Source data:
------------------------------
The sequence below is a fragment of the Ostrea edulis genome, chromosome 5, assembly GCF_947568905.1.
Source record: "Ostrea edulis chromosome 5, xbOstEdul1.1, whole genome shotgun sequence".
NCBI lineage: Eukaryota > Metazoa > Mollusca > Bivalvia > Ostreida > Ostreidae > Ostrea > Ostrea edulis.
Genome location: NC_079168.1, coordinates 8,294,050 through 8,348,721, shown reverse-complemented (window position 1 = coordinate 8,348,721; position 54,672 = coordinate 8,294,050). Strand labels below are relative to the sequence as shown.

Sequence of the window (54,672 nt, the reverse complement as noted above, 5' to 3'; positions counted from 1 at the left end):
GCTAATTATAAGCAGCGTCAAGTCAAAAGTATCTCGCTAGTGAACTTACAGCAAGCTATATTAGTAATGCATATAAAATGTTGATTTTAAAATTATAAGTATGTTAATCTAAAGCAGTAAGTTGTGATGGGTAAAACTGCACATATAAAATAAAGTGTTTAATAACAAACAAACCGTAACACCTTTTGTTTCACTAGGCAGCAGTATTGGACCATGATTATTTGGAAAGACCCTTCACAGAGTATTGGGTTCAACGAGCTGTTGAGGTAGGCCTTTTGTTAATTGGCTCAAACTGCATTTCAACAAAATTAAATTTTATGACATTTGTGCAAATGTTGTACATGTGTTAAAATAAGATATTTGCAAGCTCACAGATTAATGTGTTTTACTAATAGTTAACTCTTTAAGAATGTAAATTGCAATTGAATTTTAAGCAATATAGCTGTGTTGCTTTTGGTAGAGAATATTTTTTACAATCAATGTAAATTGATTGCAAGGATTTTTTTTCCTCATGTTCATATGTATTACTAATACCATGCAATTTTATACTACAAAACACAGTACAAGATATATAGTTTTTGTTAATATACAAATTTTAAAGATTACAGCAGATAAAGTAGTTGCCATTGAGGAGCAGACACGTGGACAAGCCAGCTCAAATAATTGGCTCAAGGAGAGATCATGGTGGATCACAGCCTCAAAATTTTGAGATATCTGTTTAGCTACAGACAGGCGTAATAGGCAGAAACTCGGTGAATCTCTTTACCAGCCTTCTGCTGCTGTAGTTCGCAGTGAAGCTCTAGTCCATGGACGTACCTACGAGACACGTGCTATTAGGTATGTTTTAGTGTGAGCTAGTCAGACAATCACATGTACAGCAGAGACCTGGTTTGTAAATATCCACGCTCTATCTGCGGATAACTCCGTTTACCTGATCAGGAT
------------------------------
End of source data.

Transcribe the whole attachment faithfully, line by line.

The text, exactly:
The sequence below is a fragment of the Ostrea edulis genome, chromosome 5, assembly GCF_947568905.1.
Source record: "Ostrea edulis chromosome 5, xbOstEdul1.1, whole genome shotgun sequence".
NCBI lineage: Eukaryota > Metazoa > Mollusca > Bivalvia > Ostreida > Ostreidae > Ostrea > Ostrea edulis.
Genome location: NC_079168.1, coordinates 8,294,050 through 8,348,721, shown reverse-complemented (window position 1 = coordinate 8,348,721; position 54,672 = coordinate 8,294,050). Strand labels below are relative to the sequence as shown.

Sequence of the window (54,672 nt, the reverse complement as noted above, 5' to 3'; positions counted from 1 at the left end):
GCTAATTATAAGCAGCGTCAAGTCAAAAGTATCTCGCTAGTGAACTTACAGCAAGCTATATTAGTAATGCATATAAAATGTTGATTTTAAAATTATAAGTATGTTAATCTAAAGCAGTAAGTTGTGATGGGTAAAACTGCACATATAAAATAAAGTGTTTAATAACAAACAAACCGTAACACCTTTTGTTTCACTAGGCAGCAGTATTGGACCATGATTATTTGGAAAGACCCTTCACAGAGTATTGGGTTCAACGAGCTGTTGAGGTAGGCCTTTTGTTAATTGGCTCAAACTGCATTTCAACAAAATTAAATTTTATGACATTTGTGCAAATGTTGTACATGTGTTAAAATAAGATATTTGCAAGCTCACAGATTAATGTGTTTTACTAATAGTTAACTCTTTAAGAATGTAAATTGCAATTGAATTTTAAGCAATATAGCTGTGTTGCTTTTGGTAGAGAATATTTTTTACAATCAATGTAAATTGATTGCAAGGATTTTTTTTCCTCATGTTCATATGTATTACTAATACCATGCAATTTTATACTACAAAACACAGTACAAGATATATAGTTTTTGTTAATATACAAATTTTAAAGATTACAGCAGATAAAGTAGTTGCCATTGAGGAGCAGACACGTGGACAAGCCAGCTCAAATAATTGGCTCAAGGAGAGATCATGGTGGATCACAGCCTCAAAATTTTGAGATATCTGTTTAGCTACAGACAGGCGTAATAGGCAGAAACTCGGTGAATCTCTTTACCAGCCTTCTGCTGCTGTAGTTCGCAGTGAAGCTCTAGTCCATGGACGTACCTACGAGACACGTGCTATTAGGTATGTTTTAGTGTGAGCTAGTCAGACAATCACATGTACAGCAGAGACCTGGTTTGTAAATATCCACGCTCTATCTGCGGATAACTCCGTTTACCTGATCAGGAT